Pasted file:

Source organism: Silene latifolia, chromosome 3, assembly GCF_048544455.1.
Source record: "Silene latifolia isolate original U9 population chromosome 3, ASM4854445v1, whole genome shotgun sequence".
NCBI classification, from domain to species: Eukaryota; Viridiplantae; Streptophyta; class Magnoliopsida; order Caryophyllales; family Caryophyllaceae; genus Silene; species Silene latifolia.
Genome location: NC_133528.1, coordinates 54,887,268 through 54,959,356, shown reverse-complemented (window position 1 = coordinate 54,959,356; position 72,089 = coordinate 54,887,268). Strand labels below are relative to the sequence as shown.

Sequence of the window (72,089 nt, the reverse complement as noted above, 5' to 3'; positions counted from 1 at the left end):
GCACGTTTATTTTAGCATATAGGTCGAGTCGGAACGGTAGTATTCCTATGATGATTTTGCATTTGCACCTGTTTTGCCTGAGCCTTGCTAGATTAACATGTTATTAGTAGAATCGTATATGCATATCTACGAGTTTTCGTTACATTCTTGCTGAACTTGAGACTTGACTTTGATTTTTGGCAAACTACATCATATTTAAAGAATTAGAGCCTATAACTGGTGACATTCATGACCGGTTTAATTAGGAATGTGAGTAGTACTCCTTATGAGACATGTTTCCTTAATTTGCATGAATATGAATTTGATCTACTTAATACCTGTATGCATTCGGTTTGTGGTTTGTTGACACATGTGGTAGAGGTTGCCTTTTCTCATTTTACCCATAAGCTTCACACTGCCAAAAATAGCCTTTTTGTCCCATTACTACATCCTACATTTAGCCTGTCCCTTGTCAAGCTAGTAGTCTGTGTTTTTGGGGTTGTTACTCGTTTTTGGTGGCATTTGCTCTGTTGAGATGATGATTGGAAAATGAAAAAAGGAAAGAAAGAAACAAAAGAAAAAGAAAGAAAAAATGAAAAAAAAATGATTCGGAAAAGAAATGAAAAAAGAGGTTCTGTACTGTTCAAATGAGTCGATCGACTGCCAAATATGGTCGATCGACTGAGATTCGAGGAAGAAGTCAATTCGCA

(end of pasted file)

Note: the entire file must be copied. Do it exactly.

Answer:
Source organism: Silene latifolia, chromosome 3, assembly GCF_048544455.1.
Source record: "Silene latifolia isolate original U9 population chromosome 3, ASM4854445v1, whole genome shotgun sequence".
NCBI classification, from domain to species: Eukaryota; Viridiplantae; Streptophyta; class Magnoliopsida; order Caryophyllales; family Caryophyllaceae; genus Silene; species Silene latifolia.
Genome location: NC_133528.1, coordinates 54,887,268 through 54,959,356, shown reverse-complemented (window position 1 = coordinate 54,959,356; position 72,089 = coordinate 54,887,268). Strand labels below are relative to the sequence as shown.

Sequence of the window (72,089 nt, the reverse complement as noted above, 5' to 3'; positions counted from 1 at the left end):
GCACGTTTATTTTAGCATATAGGTCGAGTCGGAACGGTAGTATTCCTATGATGATTTTGCATTTGCACCTGTTTTGCCTGAGCCTTGCTAGATTAACATGTTATTAGTAGAATCGTATATGCATATCTACGAGTTTTCGTTACATTCTTGCTGAACTTGAGACTTGACTTTGATTTTTGGCAAACTACATCATATTTAAAGAATTAGAGCCTATAACTGGTGACATTCATGACCGGTTTAATTAGGAATGTGAGTAGTACTCCTTATGAGACATGTTTCCTTAATTTGCATGAATATGAATTTGATCTACTTAATACCTGTATGCATTCGGTTTGTGGTTTGTTGACACATGTGGTAGAGGTTGCCTTTTCTCATTTTACCCATAAGCTTCACACTGCCAAAAATAGCCTTTTTGTCCCATTACTACATCCTACATTTAGCCTGTCCCTTGTCAAGCTAGTAGTCTGTGTTTTTGGGGTTGTTACTCGTTTTTGGTGGCATTTGCTCTGTTGAGATGATGATTGGAAAATGAAAAAAGGAAAGAAAGAAACAAAAGAAAAAGAAAGAAAAAATGAAAAAAAAATGATTCGGAAAAGAAATGAAAAAAGAGGTTCTGTACTGTTCAAATGAGTCGATCGACTGCCAAATATGGTCGATCGACTGAGATTCGAGGAAGAAGTCAATTCGCA